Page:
This industry comprises companies that produce and/or distribute steam and heated or cooled air for sale.
221330 (Steam and Air-Conditioning Supply)
The steam and air conditioning supply industry consists mainly of a few big competitors that produce and sell steam and hot air. The industry also encompasses some miscellaneous activities, including production of geothermal steam and trailer-mounted air conditioning units used as back-up cooling systems. In the 2000s, the industry was dominated by Trigen Energy Corporation, which was formed by the merging of Cogeneration Development Corporation with ELYO in 1986. Trigen focused its business entirely on energy for buildings.
One growing segment of this industry is cogeneration. Cogeneration is a process that conserves fuel by improving energy efficiency in power plants. When power plants create energy using thermal processes, excess heat is produced. However, only 30 to 40 percent of that thermal energy is converted to usable electricity. Many power plants try to capture this excess heat and deliver it directly to a nearby consumer in the form of hot air or steam. These plants, by capturing the heat, are able to produce and sell both heat and power.
An electric utility plant, for example, might capture heat dissipated during steam production. It could then channel the heat through an underground pipe or vent to, for example, a nearby automobile factory for the factory's heating needs. This is like a car's heating system, which vents residual heat dissipated by the engine back to the car's interior.
Plants using cogeneration typically operate at about 80 percent efficiency, meaning 80 percent of the energy source converts to usable power. Traditional power plants, by comparison, operate at closer to 40 percent efficiency. Although cogeneration has been understood for decades, it was not until the 1980s and 1990s that energy plants started cogeneration programs.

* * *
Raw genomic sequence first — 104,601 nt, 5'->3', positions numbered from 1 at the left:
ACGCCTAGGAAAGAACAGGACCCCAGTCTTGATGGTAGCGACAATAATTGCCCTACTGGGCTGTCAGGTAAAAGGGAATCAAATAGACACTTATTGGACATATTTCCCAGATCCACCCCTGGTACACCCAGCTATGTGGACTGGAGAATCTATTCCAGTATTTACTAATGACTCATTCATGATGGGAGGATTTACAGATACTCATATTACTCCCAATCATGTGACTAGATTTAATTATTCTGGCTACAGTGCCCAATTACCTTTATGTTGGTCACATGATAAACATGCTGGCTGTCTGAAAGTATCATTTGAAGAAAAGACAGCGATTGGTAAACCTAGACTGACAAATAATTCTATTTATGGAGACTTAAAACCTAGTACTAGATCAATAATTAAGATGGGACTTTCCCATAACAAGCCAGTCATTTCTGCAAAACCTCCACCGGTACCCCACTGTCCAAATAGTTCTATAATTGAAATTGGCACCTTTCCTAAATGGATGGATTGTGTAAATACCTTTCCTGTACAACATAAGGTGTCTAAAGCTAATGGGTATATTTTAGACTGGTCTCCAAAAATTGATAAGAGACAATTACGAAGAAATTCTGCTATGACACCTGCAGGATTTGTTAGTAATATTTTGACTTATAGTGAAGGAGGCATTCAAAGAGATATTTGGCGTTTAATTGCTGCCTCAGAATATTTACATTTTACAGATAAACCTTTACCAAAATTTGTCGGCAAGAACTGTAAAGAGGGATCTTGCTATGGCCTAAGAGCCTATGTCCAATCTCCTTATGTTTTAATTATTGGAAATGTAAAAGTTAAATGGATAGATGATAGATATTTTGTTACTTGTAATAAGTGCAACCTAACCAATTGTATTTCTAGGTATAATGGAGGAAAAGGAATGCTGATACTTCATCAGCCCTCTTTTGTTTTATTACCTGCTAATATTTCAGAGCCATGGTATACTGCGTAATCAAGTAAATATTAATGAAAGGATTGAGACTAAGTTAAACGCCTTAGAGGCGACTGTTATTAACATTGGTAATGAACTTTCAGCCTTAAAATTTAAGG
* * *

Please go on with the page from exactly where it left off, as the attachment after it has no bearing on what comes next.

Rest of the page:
One of the largest cogeneration projects of the 1990s was done by Virginia Electric & Power Co. In 1993, this utility asked state regulators to approve a company plan to build and own 10 "dispersed energy facilities" in its territory, to help industrial customers save money. Other utilities observed Virginia Power's efforts, and some analysts predicted similar cogeneration efforts may end the construction of traditional centralized power plants.
A new wave of large cogeneration projects emerged toward the latter half of the decade and into the millennium, representing viable power sources. Most cogenerated power remains in the manufacturing sector, with the paper and chemical industries as leading users. The potential savings in energy remains tremendous. For example, in 1998 nearly 2.7 trillion cubic feet of natural gas, almost 60 million barrels of petroleum, and 56.8 million short tons of coal were all burned off in order to produce electricity.
With the continued deregulation of electricity and rising environmental concerns, the appeal of on-site electric generation continues to grow. One California study projected that on-site (distributed) generation would double by 2004. Power shortages and price hikes during the summer of 1998 stimulated further interests in the advantages of on-site generation.
The Federal government also had taken a renewed interest in cogenerated power because of the decrease in global carbon emissions. On December 10, 1998, the Department of Energy announced its goal to double the capacity of cogenerated power by 2010. Partially in anticipation of this expected growth, the Comprehensive Electricity Competition Act of 1999 contained provisions addressing required interconnections between cogenerative power producers and distribution utilities.
Trigen Energy Corporation, with 46 cogeneration and district energy facilities, produces steam hot water, electricity, and chilled water for 1,500 industrial and commercial customers in Canada, Mexico, and the United States. It also is a leader in converting biomass to energy. Its corporate offices were based in White Plains, New York. Trigen, which produces and sells electricity as a by-product of its heat and power generation, is considered the leading thermal science company in North America.
In 2001, there were 62 firms operating 84 establishments in this industry. There were about the same number of establishments employing fewer than 20 employees as there were employing more than 500. Overall, the industry employed 1,630 workers with an annual payroll of $80.1 million. The average hourly wage was $22.41.
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